Oscar Niemeyer is a Brazilian architect known to be the father of modernism in South America. In the 1950s, he played a great role in designing and building his home country’s new capital city, Brasilia. Niemeyer is celebrated for his love for curvatures and soft lines in design.
Paul Goldberger, the renowned architectural critic once wrote,” Niemeyer didn’t compromise modernism’s utopian ideals, but when filtered through his sensibility, the stern, unforgiving rigor of so much European modernism became as smooth as Brazilian jazz.”
In 1968, the head of the Mondadori publishing company, Georgio Mondadori, chose Niemeyer to create the new headquarters for the publishing house in Italy. Mondadori wanted the building to resemble the Brazilian ‘Itamaraty Palace’ or the ‘Palace of the Arches’.
Although the mischievous architect agreed to the Italian publicist’s request, he opted to alter the design and build what became one of his dearest projects in the whole of Europe.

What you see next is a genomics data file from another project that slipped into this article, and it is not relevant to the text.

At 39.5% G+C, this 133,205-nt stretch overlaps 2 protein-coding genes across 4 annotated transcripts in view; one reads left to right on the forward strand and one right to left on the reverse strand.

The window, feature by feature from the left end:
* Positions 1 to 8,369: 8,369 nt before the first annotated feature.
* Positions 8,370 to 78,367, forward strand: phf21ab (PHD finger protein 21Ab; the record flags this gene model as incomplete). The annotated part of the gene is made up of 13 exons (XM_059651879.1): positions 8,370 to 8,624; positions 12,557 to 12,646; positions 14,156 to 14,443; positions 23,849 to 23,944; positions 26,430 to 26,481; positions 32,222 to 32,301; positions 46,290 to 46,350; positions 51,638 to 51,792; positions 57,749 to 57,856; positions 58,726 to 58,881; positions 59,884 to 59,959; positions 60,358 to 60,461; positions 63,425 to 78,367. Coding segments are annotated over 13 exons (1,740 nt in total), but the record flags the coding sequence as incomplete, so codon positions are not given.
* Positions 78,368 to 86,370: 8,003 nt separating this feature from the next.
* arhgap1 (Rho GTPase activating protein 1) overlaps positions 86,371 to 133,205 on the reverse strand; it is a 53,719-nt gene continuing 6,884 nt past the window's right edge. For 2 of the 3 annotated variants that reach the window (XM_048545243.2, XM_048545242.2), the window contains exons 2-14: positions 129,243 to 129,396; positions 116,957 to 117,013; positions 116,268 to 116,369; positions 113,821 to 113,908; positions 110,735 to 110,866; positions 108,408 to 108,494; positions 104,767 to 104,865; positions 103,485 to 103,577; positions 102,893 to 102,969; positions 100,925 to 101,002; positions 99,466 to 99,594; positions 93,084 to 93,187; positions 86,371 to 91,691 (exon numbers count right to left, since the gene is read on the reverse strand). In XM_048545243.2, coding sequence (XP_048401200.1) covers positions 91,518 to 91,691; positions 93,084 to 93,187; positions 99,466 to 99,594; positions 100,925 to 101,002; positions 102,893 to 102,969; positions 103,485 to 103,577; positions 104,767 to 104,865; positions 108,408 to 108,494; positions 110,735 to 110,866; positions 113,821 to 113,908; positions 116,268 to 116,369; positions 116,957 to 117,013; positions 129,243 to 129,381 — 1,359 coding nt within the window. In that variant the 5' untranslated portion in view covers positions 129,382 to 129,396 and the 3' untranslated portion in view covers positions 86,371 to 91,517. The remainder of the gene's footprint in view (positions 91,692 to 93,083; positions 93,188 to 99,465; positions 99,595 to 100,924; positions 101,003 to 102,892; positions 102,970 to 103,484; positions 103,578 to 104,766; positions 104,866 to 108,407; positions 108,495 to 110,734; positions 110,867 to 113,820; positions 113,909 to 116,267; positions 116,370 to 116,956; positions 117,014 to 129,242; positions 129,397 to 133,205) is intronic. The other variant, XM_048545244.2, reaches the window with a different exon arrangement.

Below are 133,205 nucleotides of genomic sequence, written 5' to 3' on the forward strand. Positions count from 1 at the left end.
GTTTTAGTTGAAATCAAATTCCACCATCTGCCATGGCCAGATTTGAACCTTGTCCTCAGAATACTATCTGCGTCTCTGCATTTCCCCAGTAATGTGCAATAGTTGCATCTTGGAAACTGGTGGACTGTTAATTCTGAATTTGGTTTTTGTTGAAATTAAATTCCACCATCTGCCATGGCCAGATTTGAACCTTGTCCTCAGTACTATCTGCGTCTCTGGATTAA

Mondadori has asked the Portuguese photographer and digital artist, Karina Castro—based in Milan (Italy), to photograph the 40-year-old building and the resulting collection of pictures was overwhelming.
“Whoever goes to see the Mondadori headquarters remains astonished because nobody has ever seen a colonnade in which the arches are different from each other” Niemeyer once said, elaborating the effect of novelty in architecture.
The HQ features the main concrete structure with its colonnades, which are mirrored by the nearby pond. Niemeyer’s design used different spans for every arch which gave the colonnade a new dimension resembling a ‘musical rhythm’.
The building’s reflection on the water was most intriguing for Castro to capture in her pictures, in addition to the angular volumes and the smooth planes.
Check out the gallery below to see Karina Castro’s pictures of the Mondadori building in Italy.